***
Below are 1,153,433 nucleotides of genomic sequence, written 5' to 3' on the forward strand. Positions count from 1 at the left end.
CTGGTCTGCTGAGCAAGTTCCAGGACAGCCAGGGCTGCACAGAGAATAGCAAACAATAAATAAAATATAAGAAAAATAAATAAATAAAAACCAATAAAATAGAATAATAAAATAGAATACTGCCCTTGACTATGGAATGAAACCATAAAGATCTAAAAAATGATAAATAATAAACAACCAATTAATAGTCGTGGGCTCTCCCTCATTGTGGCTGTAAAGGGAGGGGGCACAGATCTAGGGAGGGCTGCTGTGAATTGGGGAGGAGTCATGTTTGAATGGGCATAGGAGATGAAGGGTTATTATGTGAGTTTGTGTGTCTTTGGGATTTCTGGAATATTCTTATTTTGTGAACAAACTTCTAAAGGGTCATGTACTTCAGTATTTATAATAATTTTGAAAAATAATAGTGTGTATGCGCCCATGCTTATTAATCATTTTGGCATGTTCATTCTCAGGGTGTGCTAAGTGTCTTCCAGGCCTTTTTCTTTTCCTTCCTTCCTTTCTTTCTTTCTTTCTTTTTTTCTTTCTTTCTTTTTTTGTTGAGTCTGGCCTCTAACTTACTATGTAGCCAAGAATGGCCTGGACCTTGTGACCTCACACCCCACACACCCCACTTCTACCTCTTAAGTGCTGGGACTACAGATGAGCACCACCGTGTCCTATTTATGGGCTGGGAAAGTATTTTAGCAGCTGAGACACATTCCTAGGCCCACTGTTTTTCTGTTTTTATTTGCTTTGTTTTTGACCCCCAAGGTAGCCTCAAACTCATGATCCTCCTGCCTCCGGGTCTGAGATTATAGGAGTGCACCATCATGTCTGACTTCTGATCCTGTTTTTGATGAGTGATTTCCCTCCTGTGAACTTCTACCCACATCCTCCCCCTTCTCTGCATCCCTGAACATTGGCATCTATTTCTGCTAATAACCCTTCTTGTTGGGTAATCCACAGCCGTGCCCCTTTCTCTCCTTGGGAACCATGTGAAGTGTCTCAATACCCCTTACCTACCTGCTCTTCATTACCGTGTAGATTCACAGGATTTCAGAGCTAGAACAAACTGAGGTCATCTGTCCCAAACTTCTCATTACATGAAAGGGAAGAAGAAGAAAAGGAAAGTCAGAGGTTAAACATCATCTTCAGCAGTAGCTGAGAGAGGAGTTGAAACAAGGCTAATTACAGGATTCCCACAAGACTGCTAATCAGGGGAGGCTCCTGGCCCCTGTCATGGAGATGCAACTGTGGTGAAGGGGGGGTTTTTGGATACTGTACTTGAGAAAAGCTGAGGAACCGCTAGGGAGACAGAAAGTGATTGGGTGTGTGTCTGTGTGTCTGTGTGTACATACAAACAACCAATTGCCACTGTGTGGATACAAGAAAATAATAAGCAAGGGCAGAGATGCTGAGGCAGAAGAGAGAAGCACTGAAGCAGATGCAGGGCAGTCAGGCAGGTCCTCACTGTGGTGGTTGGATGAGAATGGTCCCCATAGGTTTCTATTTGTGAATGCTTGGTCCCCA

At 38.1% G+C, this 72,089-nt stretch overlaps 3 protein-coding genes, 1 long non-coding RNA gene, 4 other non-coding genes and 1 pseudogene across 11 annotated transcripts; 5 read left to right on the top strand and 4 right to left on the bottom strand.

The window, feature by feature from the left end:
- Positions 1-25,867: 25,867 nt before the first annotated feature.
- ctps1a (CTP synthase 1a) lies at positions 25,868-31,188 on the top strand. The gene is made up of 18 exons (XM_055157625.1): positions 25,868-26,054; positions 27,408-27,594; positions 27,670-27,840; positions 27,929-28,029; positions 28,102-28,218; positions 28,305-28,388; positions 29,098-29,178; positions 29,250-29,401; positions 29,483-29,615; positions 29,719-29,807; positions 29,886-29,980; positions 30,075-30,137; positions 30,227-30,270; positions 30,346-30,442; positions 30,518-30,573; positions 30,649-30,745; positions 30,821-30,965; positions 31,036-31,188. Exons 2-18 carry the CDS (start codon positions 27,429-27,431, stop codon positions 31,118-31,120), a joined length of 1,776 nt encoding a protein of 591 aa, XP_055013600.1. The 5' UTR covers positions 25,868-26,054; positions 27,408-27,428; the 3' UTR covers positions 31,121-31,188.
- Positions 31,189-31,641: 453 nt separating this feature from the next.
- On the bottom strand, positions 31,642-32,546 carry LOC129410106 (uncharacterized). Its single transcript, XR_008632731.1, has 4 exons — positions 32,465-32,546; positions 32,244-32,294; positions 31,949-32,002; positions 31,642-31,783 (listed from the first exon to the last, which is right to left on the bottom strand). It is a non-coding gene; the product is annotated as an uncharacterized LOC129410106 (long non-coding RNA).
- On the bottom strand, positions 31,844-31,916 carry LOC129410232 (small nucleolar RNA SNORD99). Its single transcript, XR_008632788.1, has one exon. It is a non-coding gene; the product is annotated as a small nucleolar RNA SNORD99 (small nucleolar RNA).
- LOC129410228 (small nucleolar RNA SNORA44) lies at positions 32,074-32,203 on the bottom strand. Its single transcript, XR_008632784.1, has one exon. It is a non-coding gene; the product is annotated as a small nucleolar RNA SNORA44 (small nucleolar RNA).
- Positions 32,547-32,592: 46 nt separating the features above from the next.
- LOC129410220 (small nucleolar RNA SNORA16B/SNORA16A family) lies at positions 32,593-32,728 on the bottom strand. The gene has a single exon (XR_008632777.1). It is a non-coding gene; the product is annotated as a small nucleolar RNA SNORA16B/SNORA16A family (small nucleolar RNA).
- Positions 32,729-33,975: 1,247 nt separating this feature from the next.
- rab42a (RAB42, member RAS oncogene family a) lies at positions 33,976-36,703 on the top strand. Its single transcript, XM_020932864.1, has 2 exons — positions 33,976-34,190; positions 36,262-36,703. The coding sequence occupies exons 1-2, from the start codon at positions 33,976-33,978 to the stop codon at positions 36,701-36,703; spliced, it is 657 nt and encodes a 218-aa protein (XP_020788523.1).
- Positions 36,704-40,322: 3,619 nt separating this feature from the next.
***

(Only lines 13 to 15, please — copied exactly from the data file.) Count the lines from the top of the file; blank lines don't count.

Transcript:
- Positions 32,729-33,975: 1,247 nt separating this feature from the next.
- rab42a (RAB42, member RAS oncogene family a) lies at positions 33,976-36,703 on the top strand. Its single transcript, XM_020932864.1, has 2 exons — positions 33,976-34,190; positions 36,262-36,703. The coding sequence occupies exons 1-2, from the start codon at positions 33,976-33,978 to the stop codon at positions 36,701-36,703; spliced, it is 657 nt and encodes a 218-aa protein (XP_020788523.1).
- Positions 36,704-40,322: 3,619 nt separating this feature from the next.